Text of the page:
Paris-based director and screenwriter Cloé Bailly is known for her witty, quirky films and has directed for an illustrious array of clients including Vogue, the Cannes Film Festival, Huawei, IKEA, Hermès, Gucci and more.

In 2017, she won Gold at Cannes YDA for her Alexa on Alexa: Dating Alexa Chung and was nominated for shots Best New Director. Here she talks about working on the titillating trilogy of spots for Lynx.

Above: Cloé Bailly, photographed by Zoé Philippot

What was your reaction on receiving the scripts? How much did you know about the world of ASMR prior to that? Why did the job appeal and did you know instantly how you wanted to approach it?

I was genuinely thrilled to get those scripts. Firstly because Lynx/Axe pieces are iconic and these were particularly hilarious and well written, but also because getting such a clearly non-female project for a masculine brand was something I’d really wanted for a long time. As a female director, I often feel a little pigeonholed to work on briefs for female products. But comedy is such a broad creative stroke and I was excited to apply my weird sense of humour to a spot about manscaping. I mean, ball shaving? Absolute dreamland for a comedy director. 

I’d actually watched loads of ASMR videos prior to the job. Not that I’d pretend I was an ASMR aficionado or anything but the concept really fascinated me. Especially Japanese ASMR, it's another level of kink. 



Casting must have been a lot of fun! Tell us a bit about the casting process and what made you choose this particular actor, Matthew Alexander Kauffman?

Gosh. I think I actually peed myself a little during this casting day. I didn't attend the first round because I was shooting abroad, so I watched everything and made my selections. We saw a lot of guys in the call backs, it was a brief that seemed to draw a lot of people. Honestly, all of them were hilarious in their own ways. Some because of their body language, others because of their punchlines – but I was really looking for a true talent in ad libbing.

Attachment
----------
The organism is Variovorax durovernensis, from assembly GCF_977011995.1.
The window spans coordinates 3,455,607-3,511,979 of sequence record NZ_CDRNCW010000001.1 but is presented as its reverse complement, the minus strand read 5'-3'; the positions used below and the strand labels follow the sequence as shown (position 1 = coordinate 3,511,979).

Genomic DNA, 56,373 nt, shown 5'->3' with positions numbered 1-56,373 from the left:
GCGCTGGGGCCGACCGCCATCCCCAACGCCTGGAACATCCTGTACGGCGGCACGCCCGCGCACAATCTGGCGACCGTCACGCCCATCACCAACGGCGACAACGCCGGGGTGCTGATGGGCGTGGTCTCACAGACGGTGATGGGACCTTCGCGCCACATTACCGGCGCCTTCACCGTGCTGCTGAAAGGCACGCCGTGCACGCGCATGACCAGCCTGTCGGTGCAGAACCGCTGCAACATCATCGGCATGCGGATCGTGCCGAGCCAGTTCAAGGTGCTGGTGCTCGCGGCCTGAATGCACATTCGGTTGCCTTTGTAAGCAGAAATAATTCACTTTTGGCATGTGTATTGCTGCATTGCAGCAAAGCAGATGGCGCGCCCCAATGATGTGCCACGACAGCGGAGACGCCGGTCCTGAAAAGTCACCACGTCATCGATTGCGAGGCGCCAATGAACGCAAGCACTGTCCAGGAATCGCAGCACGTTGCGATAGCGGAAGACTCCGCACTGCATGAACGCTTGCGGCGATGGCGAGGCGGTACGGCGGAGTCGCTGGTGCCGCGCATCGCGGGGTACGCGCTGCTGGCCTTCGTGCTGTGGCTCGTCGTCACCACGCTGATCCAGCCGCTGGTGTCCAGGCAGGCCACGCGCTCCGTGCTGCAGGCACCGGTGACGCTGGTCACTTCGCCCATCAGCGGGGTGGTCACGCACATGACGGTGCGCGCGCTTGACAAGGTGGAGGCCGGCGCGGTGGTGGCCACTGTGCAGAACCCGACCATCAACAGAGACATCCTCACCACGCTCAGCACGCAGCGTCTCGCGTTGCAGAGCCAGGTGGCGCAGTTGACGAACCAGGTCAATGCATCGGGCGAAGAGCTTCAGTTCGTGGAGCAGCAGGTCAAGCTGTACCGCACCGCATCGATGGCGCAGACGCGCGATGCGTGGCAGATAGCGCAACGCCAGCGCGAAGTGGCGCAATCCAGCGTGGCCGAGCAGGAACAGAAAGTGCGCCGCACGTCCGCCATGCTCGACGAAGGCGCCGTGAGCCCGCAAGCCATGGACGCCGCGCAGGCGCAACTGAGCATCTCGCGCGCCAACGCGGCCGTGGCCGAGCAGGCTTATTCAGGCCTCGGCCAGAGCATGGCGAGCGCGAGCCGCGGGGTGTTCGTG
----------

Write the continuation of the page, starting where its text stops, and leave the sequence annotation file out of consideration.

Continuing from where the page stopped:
Matthew Alexander Kauffman won our hearts because he combined a physical sense of comedy with an ability to twist our lines in the most hilarious way. He also mastered the comedy beats. Most importantly, he never made the concept look sleazy or pervy – and trust me, the line was THIN. Matthew has a timeless, quirky, almost old-school elegance that made all the difference. And, cherry on the cake: he IS an ASMR artist with his own YouTube Channel (look!). I mean, talk about meant to be…  



Sound, and capturing the sounds of the product / the shaving process was obviously crucial to the success of the spot - can you shed some light on the sound design process?

We had a great sound guy who meticulously captured all the sounds on set. And the mics our character is using in the films were functional, which allowed a complete sound recording.  



The Balls spot is a particular comic highlight, how did you hit on using coconuts as proxies?

I chuckle to myself when thinking back to shooting those scenes. We're so not used seeing a man grooming his body, especially not his balls. We didn't have to do much to be funny, the situation is sufficiently comedic... Trust me, what was even more fun was the email thread prior to the shoot. Surreal. The coconut idea came after we tried using fake balls made in latex which were disturbingly realistic. We went for something less literal. Turns out YouTube manscaping demos often use kiwis, coconuts, tennis balls... We thought coconuts were the most fun and absurd prop to stand-in for balls. 

How many cans of the product and razors did you get through on the shoot?

Barely any at all, Matthew is a true pro and only needs one take. Plus he was completely hairless pretty quickly and, good though he is, he hasn’t quite mastered regrowing a chest piece on command. 



What was the most challenging aspect of the production process?

Definitely timing. We were trying to achieve a lot in one day and we had high ambitions. Sometimes it can get frustrating as you don't have time for extra shots, extra jokes. In comedy you really want time to let go, to try things, to improvise even. But it was a good challenge, I’m very happy with the results so sometimes having to figure out what you think are the best jokes keeps your energy focused. 


What was the funniest moment on set?

Matthew squatting, head upside down, peering through his legs whispering "Baaaallllllllzzzzzzzz". Pure gold. I have a very basic sense of humour. 


What have you got coming up next?

I'm currently writing my first feature film in France, which is the adaptation of a best-selling comic-strip about sex. (Told you I have a basic humour.) 

A few commercials should be coming up pretty soon too.

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